Dr Albert Antwi- Boasiako, the head of the National Cyber Security Centre has cautioned the general public to verify information from official sources.
“Most of the organisations you deal with on social media have other official sources of information; don’t just pick information from a single source and run with it. Always call or visit the official websites to verify the accuracy of the information.” he cautioned.
He said this on Thursday, October 8th, 2020 during a Regional Capacity Building and Sensitization Programme organized by the National Cyber Security Centre (NCSC) for the staff of the Savannah Regional Coordinating Council and Nation Builders Corps at Damango.
The Regional Capacity Building and Sensitization programme which is aimed at intensifying cybersecurity awareness among Ghanaians as part of activities to mark the 2020 National Cyber Security Awareness Month.
In response to a question on why only few cybercrimes are investigated, Dr Antwi- Boasiako revealed that due to the borderless and technical nature of cybercrimes, only about 25 per cent of incidents are successfully investigated and prosecuted, even by wealthy countries with adequate resources for law enforcement
He further noted that although Ghana has taken concrete steps to scale up its cybersecurity readiness including capacity building for the criminal justice sector, the State currently does not have enough resources to commit to the investigation of all cybercrime cases, stressing on the need for people to take personal responsibility when using digital platforms.
Touching on some key achievements of the NCSC, he described the Incidents Reporting Points of Contact(PoC) which was launched in 2019 by the Minister for Communications, Hon Ursula Owusu-Ekuful, to facilitate the reporting of cybersecurity incidents as a national asset which has impacted on the ordinary citizens, adding that it has saved over 5,000 people from being defrauded, between January and August of 2020 alone. These are the people who called the POC to seek for guidance and advisory on resolving potential cybersecurity incidents including those who were nearly defrauded,” Dr Antwi-Boasiako added.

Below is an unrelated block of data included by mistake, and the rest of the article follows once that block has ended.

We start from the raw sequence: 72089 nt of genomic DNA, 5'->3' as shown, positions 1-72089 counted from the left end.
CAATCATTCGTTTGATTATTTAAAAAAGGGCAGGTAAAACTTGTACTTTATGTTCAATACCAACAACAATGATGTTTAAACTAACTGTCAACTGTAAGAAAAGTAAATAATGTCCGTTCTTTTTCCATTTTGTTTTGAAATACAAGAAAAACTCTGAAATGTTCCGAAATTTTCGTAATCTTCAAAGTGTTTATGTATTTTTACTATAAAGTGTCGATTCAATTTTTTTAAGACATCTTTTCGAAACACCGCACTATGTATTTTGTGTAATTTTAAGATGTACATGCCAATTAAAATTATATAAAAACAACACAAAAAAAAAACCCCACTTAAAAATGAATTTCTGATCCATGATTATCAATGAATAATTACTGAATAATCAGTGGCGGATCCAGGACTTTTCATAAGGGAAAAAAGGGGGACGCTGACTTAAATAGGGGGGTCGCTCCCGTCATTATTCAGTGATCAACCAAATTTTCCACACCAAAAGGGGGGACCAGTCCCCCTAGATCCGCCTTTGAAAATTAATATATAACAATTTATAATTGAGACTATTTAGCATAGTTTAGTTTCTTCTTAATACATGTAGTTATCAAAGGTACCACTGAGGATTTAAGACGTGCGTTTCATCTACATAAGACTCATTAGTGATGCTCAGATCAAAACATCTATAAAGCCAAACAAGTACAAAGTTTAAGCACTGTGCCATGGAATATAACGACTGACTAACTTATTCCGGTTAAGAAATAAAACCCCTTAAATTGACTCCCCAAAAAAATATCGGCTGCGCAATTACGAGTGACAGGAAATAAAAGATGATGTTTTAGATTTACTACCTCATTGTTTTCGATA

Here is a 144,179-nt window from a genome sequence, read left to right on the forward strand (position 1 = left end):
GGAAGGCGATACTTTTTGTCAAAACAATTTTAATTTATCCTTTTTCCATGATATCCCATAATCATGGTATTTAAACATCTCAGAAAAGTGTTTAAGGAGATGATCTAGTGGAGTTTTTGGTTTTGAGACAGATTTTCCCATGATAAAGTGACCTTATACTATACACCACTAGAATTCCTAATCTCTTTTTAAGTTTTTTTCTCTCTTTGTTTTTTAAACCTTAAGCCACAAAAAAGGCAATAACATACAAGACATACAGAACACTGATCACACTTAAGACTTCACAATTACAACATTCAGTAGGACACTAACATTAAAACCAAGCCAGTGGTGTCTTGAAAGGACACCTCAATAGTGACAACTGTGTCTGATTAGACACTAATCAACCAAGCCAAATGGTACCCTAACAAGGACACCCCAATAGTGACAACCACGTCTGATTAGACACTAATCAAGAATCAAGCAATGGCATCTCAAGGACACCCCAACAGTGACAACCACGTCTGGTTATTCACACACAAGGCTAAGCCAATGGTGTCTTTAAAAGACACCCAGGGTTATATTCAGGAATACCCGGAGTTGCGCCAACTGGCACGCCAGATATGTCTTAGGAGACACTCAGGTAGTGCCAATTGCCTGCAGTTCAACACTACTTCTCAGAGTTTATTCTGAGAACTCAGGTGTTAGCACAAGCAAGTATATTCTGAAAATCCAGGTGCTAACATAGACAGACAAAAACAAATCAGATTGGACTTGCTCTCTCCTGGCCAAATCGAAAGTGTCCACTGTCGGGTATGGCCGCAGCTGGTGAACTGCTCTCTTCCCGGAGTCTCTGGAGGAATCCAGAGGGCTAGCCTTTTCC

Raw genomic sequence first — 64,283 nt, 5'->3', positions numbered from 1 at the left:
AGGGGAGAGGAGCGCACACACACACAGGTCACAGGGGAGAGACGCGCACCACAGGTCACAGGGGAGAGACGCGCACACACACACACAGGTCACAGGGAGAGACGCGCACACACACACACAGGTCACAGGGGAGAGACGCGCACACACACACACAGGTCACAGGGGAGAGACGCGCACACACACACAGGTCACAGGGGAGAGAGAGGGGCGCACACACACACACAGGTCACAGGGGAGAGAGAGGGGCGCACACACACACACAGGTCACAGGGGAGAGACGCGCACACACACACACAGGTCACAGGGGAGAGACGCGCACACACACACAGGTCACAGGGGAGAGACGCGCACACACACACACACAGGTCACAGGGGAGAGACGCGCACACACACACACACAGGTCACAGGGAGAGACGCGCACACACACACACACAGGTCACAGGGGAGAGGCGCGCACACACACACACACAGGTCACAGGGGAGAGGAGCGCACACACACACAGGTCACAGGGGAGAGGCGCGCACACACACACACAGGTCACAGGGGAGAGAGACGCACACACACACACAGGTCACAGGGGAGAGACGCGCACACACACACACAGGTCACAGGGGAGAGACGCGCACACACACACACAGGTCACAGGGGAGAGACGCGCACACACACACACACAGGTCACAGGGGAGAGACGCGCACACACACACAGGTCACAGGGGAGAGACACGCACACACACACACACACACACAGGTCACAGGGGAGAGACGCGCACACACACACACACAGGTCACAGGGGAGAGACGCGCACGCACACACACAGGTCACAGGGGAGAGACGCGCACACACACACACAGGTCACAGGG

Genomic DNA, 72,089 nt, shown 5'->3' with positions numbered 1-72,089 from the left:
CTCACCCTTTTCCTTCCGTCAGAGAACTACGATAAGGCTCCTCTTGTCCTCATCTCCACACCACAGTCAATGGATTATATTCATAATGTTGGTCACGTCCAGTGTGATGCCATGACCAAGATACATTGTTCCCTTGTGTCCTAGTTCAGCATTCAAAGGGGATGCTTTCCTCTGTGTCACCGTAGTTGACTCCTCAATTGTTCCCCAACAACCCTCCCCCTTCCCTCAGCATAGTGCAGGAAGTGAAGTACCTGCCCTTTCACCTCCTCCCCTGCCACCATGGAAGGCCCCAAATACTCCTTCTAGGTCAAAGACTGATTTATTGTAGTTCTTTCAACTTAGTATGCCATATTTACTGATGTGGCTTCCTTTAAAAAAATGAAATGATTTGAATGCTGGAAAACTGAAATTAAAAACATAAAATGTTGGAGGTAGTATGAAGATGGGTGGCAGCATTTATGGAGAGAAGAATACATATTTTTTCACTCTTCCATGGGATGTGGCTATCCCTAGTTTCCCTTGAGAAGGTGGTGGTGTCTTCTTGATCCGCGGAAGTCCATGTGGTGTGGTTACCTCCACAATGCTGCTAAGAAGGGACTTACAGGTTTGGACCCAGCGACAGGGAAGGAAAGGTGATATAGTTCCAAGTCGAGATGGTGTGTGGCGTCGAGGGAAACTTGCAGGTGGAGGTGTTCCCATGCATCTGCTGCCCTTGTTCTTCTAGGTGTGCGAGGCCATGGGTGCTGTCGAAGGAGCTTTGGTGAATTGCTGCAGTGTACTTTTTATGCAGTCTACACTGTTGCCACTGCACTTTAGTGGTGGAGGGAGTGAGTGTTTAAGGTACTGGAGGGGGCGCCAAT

Dr Albert Antwi-Boasiako also added that Ghana’s ratification of the Convention on Cybercrime also known as the Budapest Convention in 2019 has further improved law enforcement collaboration in cross-border investigations as Ghana has become a state party to the Convention, becoming the 3rd country on the African continent to do so.
Alhaji Adam Baba, Director, Savannah Regional Coordinating Council in his remarks noted that the increasing use of digital platforms has underscored the importance of cybersecurity sensitisation.
According to him, many people fall prey to the fraudulent schemes of cyber criminals due to the existing knowledge gap in cybersecurity.
The Deputy Regional Commander of for the Savanna Region of the Ghana Police Service, ACP Ebenezer Larbi, who also graced the event said the police can be effective if the public provide support by volunteering information to support investigations into criminal activities.
Mr Mikidad Deputy Director, Savanna Regional Coordinating Council in an interview said the training session has exposed him to important cyber hygiene practices which will aid his work as a public servant.
He commended the NCSC for taking up the challenge to sensitize the public, adding that the engagement will yield the needed results.